Spaceship earth: this Science and Drama collaboration was an annual feature in my school for Year 8 students. Lots of roles in this project: some students adopt the expert role of being Pollutants – such as Carbon Dioxide, Methane, nuclear power residue and the like. They must understand how they pollute the planet. Other roles are Passengers on the spaceship who must identify which pollutant is causing the most damage, and how?
Dallas 1963: this project in History requires students to become detectives to ‘solve’ the conspiracy theories surrounding President Kennedy’s assassination. One teacher I observed placed laptops and iPads in different parts of the classroom to represent the various parts of Kennedy’s journey such as the bookshop and the grassy knoll. Students visit these locations to obtain information, even revisit to confirm or re-evaluate what they know.
Percy the penguin: created by a highly innovative Geography teacher who took on my suggestion of using Drama to ‘humanise’ the subject. Students study the Antarctic from the perspective of a penguin who analyses human activities on the continent. Students need the expertise of a penguin so must involve understanding their environment, feeding habits and so on – but crucially what human beings are doing to the landscape and the impact it has on the penguins.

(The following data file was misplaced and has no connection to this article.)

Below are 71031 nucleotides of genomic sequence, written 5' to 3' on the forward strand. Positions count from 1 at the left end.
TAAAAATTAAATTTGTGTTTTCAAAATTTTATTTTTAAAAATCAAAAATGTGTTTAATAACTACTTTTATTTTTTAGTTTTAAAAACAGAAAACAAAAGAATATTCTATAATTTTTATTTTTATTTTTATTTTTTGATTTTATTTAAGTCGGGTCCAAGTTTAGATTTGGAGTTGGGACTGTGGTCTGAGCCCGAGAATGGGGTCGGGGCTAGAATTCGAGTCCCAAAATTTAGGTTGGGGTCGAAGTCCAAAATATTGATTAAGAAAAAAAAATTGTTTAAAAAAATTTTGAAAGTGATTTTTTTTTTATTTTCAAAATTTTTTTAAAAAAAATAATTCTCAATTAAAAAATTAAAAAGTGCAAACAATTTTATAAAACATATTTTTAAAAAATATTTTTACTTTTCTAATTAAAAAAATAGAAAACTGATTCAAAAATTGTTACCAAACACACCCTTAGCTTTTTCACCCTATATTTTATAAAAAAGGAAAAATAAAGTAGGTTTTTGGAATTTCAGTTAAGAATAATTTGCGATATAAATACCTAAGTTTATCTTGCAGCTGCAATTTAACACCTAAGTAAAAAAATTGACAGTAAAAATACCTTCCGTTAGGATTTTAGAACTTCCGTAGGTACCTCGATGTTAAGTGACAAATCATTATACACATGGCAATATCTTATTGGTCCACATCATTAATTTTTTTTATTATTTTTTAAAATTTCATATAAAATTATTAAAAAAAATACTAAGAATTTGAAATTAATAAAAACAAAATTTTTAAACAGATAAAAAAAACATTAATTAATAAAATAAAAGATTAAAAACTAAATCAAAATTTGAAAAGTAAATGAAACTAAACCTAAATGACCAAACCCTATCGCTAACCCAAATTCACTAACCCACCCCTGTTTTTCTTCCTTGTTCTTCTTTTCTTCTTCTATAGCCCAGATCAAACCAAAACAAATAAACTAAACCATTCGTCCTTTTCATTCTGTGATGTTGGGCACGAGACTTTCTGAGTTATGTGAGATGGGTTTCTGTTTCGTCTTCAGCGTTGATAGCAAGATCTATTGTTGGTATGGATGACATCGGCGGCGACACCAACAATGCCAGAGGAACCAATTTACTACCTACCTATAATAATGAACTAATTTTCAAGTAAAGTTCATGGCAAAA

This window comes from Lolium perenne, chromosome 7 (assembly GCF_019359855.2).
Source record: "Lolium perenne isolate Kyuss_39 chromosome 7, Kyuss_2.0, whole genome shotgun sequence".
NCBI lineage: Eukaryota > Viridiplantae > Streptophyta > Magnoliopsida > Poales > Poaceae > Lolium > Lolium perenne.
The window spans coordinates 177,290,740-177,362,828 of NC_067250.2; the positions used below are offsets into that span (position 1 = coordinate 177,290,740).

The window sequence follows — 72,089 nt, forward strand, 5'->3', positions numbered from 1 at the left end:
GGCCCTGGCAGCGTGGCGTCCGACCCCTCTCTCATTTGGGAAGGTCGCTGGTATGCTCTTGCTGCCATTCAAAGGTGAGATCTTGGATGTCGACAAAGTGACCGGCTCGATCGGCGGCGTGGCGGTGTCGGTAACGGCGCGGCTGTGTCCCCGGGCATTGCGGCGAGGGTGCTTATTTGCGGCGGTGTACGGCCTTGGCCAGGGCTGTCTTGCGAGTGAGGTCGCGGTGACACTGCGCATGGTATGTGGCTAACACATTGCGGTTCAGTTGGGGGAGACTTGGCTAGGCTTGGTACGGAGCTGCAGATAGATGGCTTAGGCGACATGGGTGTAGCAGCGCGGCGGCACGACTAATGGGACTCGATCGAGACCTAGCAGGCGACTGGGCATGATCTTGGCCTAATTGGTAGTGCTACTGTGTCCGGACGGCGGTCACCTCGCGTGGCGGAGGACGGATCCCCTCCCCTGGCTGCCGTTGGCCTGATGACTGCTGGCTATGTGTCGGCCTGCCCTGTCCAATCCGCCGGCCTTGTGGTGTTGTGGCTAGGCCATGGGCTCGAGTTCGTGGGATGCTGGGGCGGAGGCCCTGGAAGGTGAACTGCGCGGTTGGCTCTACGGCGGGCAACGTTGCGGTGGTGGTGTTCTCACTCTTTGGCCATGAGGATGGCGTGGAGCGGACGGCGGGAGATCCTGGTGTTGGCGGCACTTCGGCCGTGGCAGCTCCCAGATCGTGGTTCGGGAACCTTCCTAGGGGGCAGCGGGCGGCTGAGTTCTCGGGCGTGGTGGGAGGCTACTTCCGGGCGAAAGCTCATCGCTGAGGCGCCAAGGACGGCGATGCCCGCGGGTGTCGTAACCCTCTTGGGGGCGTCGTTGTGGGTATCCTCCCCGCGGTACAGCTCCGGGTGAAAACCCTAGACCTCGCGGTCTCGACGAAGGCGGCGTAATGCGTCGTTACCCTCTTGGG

Court trials: All teachers know how exciting these can be but using MoE diversifies roles – as prosecutors, defence lawyers, defendants, witnesses and the like. Each role requires specific forms of knowledge which can sometimes overlap but the primary benefit comes from one ‘role’ teaching the rest of the class. When each group are equipped with digital technology they can refer to ‘notes’ to help them ask and answer questions. I’ve used this method to explore Priestley’s An Inspector Calls (who is responsible for the death of Eva Smith?) and to establish the level of guilt of Macbeth. I’ve also seen Stalin put in trial in History and multi-national conglomerates prosecuted for destruction of Amazon rainforest.
The benefit of elearning
Creating the courses is time-consuming but no more so than planning for any dynamic lesson. An advantage is that once the ‘facilitation’ courses are created they can be used repeatedly in other contexts. The simplicity of Nimble Author means resources are soon assembled, you can cut and paste and duplicate materials easily to produce new ones. The best thing of all is that all those PDFs, video and audio files and scanned images you have are contained in resources linked directly to assessments which inform you, as the teacher. It makes learning and teaching cohesive.
Being cloud-based means access if 24/7 too. Students can work at home, parents get to see what their offspring are doing, they can see the content and the instructions. In Dallas 1963 I’ve encountered parents who got equally as involved as the students!
So I’d strongly recommend putting on your Drama hat and trying out Mantle of the Expert and handing over the responsibility for gaining knowledge to your students, with the help of Nimble Author of course!
Phil Parker, Education and Learning Development Consultant for Nimble, and ex Drama teacher